Click on images to enlarge
habit (Photo: Sheldon Navie)
deeply-lobed leaf with almost hairless upper surface (Photo: Sheldon Navie)
hairy stem, tendrils, young leaves and flower (Photo: Sheldon Navie)
close-up of flower (Photo: Sheldon Navie)
young fruit (Photo: Sheldon Navie)
immature fruit (Photo: Sheldon Navie)
close-up of seeds (Photo: Carole Ritchie at USDA PLANTS Database)
young plant (Photo: Sheldon Navie)
Citrullus lanatus (Thunb.) Matsum. & Nakai var. lanatus
Citrullus lanatus (Thunb.) Matsum. & NakaiCitrullus vulgaris Schrad.Colocynthis citrullus (L.) Kuntze nom. illeg.Cucurbita citrullus L.Momordica lanata Thunb.
Afghan melon, bastard melon, bitter apple, bitter melon, camel melon, colocynth, kaffir melon, mickey melon, paddy melon, paddymelon, pie melon, watermelon, white watermelon, wild melon, wild watermelon
The exact origin of this species is uncertain, but it is thought to be native to large parts of Africa and Asia.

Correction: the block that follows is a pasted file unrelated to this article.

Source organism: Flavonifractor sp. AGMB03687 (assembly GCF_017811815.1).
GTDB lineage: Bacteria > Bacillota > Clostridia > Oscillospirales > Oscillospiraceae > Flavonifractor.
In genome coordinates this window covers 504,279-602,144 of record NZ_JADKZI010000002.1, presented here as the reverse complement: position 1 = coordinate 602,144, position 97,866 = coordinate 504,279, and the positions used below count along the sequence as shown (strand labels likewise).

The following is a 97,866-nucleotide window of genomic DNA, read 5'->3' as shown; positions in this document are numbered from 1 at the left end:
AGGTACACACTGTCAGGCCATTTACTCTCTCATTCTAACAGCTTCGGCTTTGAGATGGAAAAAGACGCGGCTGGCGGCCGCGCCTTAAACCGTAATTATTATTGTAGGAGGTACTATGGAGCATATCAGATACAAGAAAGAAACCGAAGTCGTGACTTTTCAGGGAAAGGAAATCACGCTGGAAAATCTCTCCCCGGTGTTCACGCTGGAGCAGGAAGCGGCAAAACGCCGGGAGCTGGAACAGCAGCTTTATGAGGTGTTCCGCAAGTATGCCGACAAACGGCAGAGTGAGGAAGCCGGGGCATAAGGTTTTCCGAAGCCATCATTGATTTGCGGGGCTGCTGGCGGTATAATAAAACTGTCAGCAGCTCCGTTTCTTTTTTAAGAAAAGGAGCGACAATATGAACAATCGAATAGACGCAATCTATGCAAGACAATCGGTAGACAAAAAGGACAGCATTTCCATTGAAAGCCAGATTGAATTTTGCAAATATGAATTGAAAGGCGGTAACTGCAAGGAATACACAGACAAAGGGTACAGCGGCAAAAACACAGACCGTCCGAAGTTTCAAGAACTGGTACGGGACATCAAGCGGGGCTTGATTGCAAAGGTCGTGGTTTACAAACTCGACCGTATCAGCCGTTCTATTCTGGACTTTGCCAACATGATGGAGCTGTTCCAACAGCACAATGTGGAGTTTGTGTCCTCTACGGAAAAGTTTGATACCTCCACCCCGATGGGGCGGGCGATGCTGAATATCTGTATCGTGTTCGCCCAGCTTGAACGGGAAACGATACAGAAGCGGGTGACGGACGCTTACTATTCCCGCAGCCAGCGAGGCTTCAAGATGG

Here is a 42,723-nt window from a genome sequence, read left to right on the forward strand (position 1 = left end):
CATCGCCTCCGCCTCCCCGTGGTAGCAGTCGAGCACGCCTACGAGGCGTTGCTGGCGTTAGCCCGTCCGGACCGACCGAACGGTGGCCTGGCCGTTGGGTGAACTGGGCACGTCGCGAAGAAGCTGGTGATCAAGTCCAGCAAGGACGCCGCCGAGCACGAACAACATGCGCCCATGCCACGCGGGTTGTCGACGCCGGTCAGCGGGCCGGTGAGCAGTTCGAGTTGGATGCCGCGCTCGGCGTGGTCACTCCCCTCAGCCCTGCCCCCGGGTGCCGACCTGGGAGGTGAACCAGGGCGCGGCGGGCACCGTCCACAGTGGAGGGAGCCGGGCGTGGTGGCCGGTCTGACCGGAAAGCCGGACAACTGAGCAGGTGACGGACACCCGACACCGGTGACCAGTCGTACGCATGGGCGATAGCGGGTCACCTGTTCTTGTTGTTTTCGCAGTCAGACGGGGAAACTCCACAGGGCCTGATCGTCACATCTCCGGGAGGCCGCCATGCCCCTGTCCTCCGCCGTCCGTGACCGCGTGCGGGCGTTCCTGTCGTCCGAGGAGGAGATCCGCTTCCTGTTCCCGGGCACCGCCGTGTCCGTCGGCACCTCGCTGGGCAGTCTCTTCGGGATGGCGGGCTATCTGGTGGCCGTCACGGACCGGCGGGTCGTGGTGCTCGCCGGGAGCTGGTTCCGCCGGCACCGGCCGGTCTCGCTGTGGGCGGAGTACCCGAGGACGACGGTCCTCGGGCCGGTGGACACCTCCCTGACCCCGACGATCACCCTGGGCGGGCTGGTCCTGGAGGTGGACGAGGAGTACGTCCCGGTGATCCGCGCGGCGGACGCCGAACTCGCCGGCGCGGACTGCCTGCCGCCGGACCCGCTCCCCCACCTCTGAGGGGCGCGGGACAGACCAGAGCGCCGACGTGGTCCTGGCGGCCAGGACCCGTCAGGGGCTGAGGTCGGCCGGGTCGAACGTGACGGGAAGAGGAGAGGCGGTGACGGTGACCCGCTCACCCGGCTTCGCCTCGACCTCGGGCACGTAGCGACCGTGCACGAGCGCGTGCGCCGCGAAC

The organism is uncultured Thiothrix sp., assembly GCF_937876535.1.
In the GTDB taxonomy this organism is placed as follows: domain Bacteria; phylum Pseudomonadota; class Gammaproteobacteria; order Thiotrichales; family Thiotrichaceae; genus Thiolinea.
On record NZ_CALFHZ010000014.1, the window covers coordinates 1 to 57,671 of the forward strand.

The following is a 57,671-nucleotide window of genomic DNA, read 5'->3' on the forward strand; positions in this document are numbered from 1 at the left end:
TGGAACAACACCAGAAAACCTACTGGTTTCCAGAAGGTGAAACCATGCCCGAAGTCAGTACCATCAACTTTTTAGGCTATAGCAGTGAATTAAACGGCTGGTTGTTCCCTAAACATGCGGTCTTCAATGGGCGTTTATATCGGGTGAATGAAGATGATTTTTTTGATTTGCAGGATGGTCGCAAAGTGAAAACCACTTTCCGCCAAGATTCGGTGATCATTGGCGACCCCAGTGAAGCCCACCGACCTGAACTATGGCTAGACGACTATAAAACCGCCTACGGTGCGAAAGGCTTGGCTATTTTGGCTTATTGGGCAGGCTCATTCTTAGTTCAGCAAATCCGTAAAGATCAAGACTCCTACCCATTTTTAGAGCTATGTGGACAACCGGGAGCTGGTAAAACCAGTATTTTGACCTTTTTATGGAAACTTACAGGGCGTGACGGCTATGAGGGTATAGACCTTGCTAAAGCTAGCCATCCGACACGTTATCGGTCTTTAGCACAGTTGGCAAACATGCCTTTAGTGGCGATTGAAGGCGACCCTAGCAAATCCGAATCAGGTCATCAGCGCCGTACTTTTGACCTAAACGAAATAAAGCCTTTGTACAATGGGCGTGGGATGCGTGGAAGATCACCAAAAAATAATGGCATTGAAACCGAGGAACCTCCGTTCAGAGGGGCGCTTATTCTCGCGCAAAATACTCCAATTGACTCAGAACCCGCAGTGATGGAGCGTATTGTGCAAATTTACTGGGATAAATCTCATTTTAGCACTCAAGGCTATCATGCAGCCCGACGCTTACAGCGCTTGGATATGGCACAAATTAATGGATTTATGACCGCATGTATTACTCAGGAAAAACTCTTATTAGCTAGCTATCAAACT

A very widespread species that is naturalised throughout most of Australia, and is particularly common in semi-arid regions. It is widely naturalised in Queensland, New South Wales, South Australia, Western Australia, and the Northern Territory. Also naturalised in ACT and the northern and north-western parts of Victoria.
Wild melon (Citrullus lanatus var. lanatus) is commonly a weed of pastures and agricultural areas, but also grows on floodplains, along river banks, in the centres of dry lakes, in drainage areas, and in disturbed sandy sites. It is currently regarded as a priority environmental weed in one Natural Resource Management region.
The common edible watermelon is a cultivated variant of this species, but it is not widely naturalised or particularly weedy in Australia.
Fact sheets are available from Department of Employment, Economic Development and Innovation (DEEDI) service centres and our Customer Service Centre (telephone 13 25 23). Check our website at www.biosecurity.qld.gov.au to ensure you have the latest version of this fact sheet. The control methods referred to in this fact sheet should be used in accordance with the restrictions (federal and state legislation, and local government laws) directly or indirectly related to each control method. These restrictions may prevent the use of one or more of the methods referred to, depending on individual circumstances. While every care is taken to ensure the accuracy of this information, DEEDI does not invite reliance upon it, nor accept responsibility for any loss or damage caused by actions based on it.
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